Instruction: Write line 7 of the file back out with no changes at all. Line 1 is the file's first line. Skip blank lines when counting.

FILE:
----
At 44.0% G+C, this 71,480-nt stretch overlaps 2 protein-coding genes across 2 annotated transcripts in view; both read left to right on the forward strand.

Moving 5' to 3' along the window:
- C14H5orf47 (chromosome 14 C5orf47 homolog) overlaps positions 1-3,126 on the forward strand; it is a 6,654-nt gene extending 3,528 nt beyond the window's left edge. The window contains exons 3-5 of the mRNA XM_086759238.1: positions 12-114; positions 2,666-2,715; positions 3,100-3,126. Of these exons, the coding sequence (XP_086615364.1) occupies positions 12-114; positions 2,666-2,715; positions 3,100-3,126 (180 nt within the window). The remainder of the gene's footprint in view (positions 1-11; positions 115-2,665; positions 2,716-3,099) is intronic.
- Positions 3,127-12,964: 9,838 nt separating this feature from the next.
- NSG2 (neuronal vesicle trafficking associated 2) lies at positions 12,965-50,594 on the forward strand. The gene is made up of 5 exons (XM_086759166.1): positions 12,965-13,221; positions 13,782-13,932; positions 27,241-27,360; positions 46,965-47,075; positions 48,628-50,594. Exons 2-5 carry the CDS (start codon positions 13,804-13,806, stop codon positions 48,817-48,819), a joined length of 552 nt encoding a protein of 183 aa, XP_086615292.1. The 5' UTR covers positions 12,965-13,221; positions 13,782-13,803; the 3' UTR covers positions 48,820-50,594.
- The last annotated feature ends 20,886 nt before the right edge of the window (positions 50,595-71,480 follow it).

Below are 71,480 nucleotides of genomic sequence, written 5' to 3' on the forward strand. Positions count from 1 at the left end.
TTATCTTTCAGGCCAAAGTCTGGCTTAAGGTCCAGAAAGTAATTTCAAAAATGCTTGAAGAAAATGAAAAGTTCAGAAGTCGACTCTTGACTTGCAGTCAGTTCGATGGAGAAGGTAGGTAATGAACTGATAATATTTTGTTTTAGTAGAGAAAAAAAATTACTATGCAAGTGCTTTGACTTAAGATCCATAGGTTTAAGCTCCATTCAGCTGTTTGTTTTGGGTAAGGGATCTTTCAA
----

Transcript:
Below are 71,480 nucleotides of genomic sequence, written 5' to 3' on the forward strand. Positions count from 1 at the left end.